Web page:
The Freys openly admit to murdering tens of thousands of people in violation of guest right. There is a pretty hard line between that and 'did you keep your word?' 'Yes.' 'I don't believe you.'

Brienne was not there when Roose asked Jaime to give his regards to his father and Jaime answered back, as common coutesy would demand, to give his regards to Robb. So there isn't anybody to exenorate Jaime, explain he just said those words as a common courtesy, not as some dark and devious affirmation of the Red Wedding. We, the readers, know that Jaime didn't know the plan, the horror of it - he's shaken when he learns of it - but, once again, few people would believe Jaime, more are ready to cast him in worst light possible. Kinda story of his life, eh?

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I'm really interested to see how she'll be written in The Winds Of Winter. 

It makes me think that Lady Stoneheart will have some POV Chapters in the book. I know George said that he does not intend to add anymore POV Characters to the story, but she was a POV Character before she died and came back.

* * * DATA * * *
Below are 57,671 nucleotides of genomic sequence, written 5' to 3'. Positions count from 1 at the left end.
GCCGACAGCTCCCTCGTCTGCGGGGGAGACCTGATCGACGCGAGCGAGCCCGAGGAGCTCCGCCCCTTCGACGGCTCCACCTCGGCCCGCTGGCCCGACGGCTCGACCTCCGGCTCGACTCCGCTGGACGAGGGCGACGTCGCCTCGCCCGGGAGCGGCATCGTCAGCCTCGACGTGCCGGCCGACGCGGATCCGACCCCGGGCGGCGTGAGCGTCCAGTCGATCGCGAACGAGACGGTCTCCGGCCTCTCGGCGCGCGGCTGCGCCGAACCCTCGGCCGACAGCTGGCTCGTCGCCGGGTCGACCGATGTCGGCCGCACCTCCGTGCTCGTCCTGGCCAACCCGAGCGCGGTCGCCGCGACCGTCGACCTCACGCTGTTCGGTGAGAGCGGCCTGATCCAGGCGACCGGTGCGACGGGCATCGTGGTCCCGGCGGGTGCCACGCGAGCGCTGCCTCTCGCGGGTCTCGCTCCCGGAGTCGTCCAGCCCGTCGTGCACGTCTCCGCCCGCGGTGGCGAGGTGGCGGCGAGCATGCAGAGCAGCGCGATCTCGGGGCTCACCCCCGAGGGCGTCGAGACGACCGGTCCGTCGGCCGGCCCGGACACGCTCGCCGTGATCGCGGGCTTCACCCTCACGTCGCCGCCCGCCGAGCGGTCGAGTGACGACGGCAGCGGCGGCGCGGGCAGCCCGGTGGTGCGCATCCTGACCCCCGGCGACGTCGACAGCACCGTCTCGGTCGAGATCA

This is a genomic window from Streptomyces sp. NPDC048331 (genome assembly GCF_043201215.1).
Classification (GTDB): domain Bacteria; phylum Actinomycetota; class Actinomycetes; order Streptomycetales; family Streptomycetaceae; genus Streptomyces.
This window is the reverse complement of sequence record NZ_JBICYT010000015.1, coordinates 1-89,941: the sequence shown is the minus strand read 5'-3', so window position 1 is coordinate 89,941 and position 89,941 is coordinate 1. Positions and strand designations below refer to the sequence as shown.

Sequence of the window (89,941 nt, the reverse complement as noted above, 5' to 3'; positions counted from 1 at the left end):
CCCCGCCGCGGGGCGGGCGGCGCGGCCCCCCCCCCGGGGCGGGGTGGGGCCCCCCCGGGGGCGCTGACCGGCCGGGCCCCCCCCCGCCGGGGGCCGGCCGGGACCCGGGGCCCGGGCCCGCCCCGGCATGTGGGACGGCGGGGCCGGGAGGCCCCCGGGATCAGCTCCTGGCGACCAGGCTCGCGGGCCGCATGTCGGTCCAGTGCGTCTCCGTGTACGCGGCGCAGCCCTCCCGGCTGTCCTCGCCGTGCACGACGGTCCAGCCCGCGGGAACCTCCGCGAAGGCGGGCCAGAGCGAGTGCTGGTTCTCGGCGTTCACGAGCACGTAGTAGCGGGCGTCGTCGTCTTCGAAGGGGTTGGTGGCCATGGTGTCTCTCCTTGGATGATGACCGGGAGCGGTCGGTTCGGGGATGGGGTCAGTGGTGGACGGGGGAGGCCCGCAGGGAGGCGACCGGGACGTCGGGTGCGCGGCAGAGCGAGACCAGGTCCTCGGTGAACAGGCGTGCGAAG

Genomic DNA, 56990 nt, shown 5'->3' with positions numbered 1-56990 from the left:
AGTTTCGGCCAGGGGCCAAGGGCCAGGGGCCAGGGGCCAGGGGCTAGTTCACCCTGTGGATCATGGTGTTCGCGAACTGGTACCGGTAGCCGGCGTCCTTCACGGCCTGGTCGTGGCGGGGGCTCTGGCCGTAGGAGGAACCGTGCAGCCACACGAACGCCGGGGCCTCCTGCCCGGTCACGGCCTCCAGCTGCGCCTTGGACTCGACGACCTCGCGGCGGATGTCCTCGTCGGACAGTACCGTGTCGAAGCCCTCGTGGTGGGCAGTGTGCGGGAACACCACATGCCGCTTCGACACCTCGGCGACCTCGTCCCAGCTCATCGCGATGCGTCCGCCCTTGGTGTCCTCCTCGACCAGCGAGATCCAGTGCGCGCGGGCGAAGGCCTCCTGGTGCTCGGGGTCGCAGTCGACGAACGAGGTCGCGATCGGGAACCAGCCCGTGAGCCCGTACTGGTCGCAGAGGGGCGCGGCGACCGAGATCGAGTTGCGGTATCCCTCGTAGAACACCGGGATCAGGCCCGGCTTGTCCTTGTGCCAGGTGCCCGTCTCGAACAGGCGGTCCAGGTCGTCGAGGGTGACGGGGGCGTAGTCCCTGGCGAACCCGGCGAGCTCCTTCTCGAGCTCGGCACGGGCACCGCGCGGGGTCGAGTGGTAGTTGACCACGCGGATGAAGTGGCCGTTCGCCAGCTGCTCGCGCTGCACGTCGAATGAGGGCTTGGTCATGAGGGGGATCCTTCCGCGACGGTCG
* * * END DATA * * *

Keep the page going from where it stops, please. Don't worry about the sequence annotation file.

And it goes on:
So i think we'll get some kind of POV from Stoneheart in the next book.

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3 hours ago, talvikorppi said:

Brienne was not there when Roose asked Jaime to give his regards to his father and Jaime answered back, as common coutesy would demand, to give his regards to Robb. So there isn't anybody to exenorate Jaime, explain he just said those words as a common courtesy, not as some dark and devious affirmation of the Red Wedding. We, the readers, know that Jaime didn't know the plan, the horror of it - he's shaken when he learns of it - but, once again, few people would believe Jaime, more are ready to cast him in worst light possible. Kinda story of his life, eh?